The August 2017 UK Supreme Court decision in MT Højgaard A/S (MTH) v E.ON Climate and Renewables UK Robin Rigg East Limited & Anor provides key lessons for interpreting fit for purpose obligations in construction contracts.

While this case is not binding in Ireland, it is persuasive authority for the Irish courts. It involved a design failure in the steel foundation structures of a 60 turbine offshore wind farm in Solway Firth. MTH as the contractor completed those works in February 2009 and within 14 months they started to fail.

Main dispute

The main dispute was over who was liable for the €26 million cost of rectification works. MTH complied with the contractual requirement to design in accordance with the international design standard J101, which was supposed to ensure a service life of 20 years for the steel structures. However later in 2009 a significant error in J101 was discovered which meant structures designed in accordance with it were likely to have a much shorter service life than 20 years. There was also a fit for purpose obligation in the contract and the Technical Requirements required that the foundations be designed to “ensure a lifetime of 20 years in every respect without planned replacement”.

Court decision

The Court held that complying with J101 was a minimum requirement and the contract obliged MTH to identify areas where a more rigorous design was required. The Court noted that each contractual provision had to be given effect, so the fit for purpose obligation also applied which was not inconsistent with MTH having to comply with J101. It was also held that MTH failed to identify the need to improve on J101 and failed to meet the fit for purpose obligation.

Learning Points

There were a number of lessons to be learned from this case:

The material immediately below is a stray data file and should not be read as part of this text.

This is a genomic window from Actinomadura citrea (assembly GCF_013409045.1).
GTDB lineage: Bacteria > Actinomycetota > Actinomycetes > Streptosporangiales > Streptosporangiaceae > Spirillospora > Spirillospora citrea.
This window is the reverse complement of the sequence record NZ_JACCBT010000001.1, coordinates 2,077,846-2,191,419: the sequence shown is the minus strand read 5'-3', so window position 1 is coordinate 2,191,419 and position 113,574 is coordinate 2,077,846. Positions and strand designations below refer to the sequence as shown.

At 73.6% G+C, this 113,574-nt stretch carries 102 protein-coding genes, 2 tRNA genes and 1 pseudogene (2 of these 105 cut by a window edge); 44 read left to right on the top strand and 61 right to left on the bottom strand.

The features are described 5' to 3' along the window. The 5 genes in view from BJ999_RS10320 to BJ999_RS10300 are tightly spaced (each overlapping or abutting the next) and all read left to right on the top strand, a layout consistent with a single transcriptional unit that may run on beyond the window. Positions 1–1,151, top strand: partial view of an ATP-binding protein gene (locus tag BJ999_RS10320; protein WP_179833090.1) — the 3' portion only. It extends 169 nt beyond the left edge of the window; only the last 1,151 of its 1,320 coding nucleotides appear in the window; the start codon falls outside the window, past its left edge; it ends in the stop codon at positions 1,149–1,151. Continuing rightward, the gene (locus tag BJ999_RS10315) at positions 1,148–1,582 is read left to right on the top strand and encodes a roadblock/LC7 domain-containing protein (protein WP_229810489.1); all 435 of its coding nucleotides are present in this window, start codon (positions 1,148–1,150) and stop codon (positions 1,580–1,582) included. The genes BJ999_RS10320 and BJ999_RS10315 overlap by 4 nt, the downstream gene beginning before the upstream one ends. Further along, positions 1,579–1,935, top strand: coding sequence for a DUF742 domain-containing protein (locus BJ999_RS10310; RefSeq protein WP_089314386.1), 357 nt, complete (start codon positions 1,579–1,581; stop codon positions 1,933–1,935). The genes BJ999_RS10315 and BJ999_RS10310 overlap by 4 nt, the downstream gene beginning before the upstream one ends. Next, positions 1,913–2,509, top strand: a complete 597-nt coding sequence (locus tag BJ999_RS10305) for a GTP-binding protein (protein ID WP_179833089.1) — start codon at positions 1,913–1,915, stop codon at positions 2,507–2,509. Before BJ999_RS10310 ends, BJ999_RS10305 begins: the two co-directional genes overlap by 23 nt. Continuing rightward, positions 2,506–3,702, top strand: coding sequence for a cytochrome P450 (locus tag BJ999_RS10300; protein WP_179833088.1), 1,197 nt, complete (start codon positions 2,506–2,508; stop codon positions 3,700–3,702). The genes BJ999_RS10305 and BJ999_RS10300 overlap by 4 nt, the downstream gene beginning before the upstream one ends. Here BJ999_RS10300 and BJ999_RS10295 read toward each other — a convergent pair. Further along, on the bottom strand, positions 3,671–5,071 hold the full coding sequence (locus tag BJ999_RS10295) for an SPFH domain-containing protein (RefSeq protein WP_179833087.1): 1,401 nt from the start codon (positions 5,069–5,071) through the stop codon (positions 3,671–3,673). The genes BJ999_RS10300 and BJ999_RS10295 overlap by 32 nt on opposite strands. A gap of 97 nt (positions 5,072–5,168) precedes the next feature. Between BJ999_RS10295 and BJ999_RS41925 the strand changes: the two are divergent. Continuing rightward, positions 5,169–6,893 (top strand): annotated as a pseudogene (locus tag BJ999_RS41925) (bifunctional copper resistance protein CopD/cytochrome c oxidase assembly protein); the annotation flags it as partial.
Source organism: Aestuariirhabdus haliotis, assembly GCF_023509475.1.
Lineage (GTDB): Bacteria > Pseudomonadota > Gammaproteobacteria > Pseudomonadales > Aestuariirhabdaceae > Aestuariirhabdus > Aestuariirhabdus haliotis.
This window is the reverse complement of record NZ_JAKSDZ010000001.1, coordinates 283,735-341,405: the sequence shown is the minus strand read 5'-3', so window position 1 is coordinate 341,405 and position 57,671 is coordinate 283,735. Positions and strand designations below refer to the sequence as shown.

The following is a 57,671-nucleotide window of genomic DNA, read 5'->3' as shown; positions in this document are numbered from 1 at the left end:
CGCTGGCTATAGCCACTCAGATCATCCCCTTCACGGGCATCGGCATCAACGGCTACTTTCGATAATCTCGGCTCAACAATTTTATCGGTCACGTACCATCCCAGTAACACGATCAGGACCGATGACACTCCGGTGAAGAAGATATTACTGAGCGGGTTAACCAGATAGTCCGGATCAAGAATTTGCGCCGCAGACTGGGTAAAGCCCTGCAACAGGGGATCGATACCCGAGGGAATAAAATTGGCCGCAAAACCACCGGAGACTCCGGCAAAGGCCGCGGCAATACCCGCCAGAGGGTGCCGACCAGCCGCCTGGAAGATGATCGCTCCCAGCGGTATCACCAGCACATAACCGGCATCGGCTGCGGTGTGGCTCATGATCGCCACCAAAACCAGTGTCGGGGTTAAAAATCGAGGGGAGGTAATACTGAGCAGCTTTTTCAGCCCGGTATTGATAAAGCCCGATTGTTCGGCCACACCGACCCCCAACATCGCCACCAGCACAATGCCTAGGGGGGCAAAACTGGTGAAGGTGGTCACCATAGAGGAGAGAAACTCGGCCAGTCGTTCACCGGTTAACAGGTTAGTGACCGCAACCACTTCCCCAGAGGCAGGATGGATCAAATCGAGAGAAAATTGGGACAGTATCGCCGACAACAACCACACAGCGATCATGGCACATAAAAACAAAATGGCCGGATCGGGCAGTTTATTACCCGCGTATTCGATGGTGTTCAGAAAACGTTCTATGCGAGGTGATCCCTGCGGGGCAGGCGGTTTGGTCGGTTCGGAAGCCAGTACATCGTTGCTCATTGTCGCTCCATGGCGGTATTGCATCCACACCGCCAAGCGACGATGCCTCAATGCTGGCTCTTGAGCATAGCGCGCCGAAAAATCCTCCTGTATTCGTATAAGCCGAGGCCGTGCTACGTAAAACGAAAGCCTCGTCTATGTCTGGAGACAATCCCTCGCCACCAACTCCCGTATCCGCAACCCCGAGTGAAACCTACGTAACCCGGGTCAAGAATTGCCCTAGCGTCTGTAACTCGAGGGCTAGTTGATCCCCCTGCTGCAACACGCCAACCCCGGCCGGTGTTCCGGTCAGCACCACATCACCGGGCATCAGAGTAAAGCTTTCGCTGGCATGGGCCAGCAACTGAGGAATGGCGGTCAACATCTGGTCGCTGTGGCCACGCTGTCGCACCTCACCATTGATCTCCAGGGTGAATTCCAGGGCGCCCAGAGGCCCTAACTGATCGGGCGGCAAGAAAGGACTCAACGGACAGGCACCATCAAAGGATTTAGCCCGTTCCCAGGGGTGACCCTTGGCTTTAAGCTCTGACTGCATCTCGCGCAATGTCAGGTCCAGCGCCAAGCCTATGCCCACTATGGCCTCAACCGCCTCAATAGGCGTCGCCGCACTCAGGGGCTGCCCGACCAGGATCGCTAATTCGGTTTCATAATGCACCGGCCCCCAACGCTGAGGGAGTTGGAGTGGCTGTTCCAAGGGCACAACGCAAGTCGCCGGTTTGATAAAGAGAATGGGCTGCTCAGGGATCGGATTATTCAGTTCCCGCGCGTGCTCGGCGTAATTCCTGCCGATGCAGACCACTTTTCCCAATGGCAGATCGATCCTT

• Contractors should be aware of fit for purpose obligations requiring the achievement of a particular result, which is a higher standard than exercising reasonable skill and care. A fit for purpose obligation can be expressly stated, however one may still arise where a contractor warrants that the works will comply with the performance specification or the employer’s requirements.
  • This case shows the importance of good communication between a client’s technical and legal advisers to ensure that design and construction standards in different parts of a contract are consistent.
  • There was no priorities clause in the contract to specify which document prevails where they conflicted. However the Court considered that such a clause would not have affected its decision as the different parts of the contract did not conflict.
  • While a client may want a fit for purpose obligation to transfer the risk to a contractor to achieve a desired result, contractors will generally price for this. Fit for purpose obligations in respect of design are often uninsurable in Ireland.
  • The lessons in this case also apply to the pricing and insurance obligations in a contract which should be cross checked against the relevant schedules to ensure they are consistent.

MT Højgaard A/S  v E.ON Climate and Renewables UK Robin Rigg East Limited & Anor [2017] UKSC59